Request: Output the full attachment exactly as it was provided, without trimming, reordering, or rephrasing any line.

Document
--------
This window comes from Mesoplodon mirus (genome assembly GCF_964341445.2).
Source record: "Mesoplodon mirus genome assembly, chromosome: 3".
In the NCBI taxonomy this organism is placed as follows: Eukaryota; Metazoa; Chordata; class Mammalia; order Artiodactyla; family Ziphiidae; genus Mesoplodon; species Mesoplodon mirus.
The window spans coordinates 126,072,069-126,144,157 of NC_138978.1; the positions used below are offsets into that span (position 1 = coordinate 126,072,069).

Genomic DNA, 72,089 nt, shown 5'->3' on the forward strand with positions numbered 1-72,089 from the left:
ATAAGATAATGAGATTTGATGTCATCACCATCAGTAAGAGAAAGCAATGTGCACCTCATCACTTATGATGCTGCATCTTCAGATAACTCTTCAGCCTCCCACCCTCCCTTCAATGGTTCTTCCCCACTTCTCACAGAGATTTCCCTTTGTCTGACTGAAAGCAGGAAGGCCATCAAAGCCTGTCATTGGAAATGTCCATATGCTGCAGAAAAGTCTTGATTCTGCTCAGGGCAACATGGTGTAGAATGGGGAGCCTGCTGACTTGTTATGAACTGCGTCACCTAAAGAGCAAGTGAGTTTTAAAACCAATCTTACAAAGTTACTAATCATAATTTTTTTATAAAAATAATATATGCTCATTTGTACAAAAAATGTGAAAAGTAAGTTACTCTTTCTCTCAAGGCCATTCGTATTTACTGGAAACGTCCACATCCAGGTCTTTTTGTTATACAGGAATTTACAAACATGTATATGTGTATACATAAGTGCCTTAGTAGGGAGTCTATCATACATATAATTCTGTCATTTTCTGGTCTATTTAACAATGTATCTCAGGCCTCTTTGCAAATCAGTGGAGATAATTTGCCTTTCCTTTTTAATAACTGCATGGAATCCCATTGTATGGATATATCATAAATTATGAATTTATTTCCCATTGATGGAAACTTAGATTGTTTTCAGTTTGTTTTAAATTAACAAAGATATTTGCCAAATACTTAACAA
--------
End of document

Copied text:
This window comes from Mesoplodon mirus (genome assembly GCF_964341445.2).
Source record: "Mesoplodon mirus genome assembly, chromosome: 3".
In the NCBI taxonomy this organism is placed as follows: Eukaryota; Metazoa; Chordata; class Mammalia; order Artiodactyla; family Ziphiidae; genus Mesoplodon; species Mesoplodon mirus.
The window spans coordinates 126,072,069-126,144,157 of NC_138978.1; the positions used below are offsets into that span (position 1 = coordinate 126,072,069).

Genomic DNA, 72,089 nt, shown 5'->3' on the forward strand with positions numbered 1-72,089 from the left:
ATAAGATAATGAGATTTGATGTCATCACCATCAGTAAGAGAAAGCAATGTGCACCTCATCACTTATGATGCTGCATCTTCAGATAACTCTTCAGCCTCCCACCCTCCCTTCAATGGTTCTTCCCCACTTCTCACAGAGATTTCCCTTTGTCTGACTGAAAGCAGGAAGGCCATCAAAGCCTGTCATTGGAAATGTCCATATGCTGCAGAAAAGTCTTGATTCTGCTCAGGGCAACATGGTGTAGAATGGGGAGCCTGCTGACTTGTTATGAACTGCGTCACCTAAAGAGCAAGTGAGTTTTAAAACCAATCTTACAAAGTTACTAATCATAATTTTTTTATAAAAATAATATATGCTCATTTGTACAAAAAATGTGAAAAGTAAGTTACTCTTTCTCTCAAGGCCATTCGTATTTACTGGAAACGTCCACATCCAGGTCTTTTTGTTATACAGGAATTTACAAACATGTATATGTGTATACATAAGTGCCTTAGTAGGGAGTCTATCATACATATAATTCTGTCATTTTCTGGTCTATTTAACAATGTATCTCAGGCCTCTTTGCAAATCAGTGGAGATAATTTGCCTTTCCTTTTTAATAACTGCATGGAATCCCATTGTATGGATATATCATAAATTATGAATTTATTTCCCATTGATGGAAACTTAGATTGTTTTCAGTTTGTTTTAAATTAACAAAGATATTTGCCAAATACTTAACAA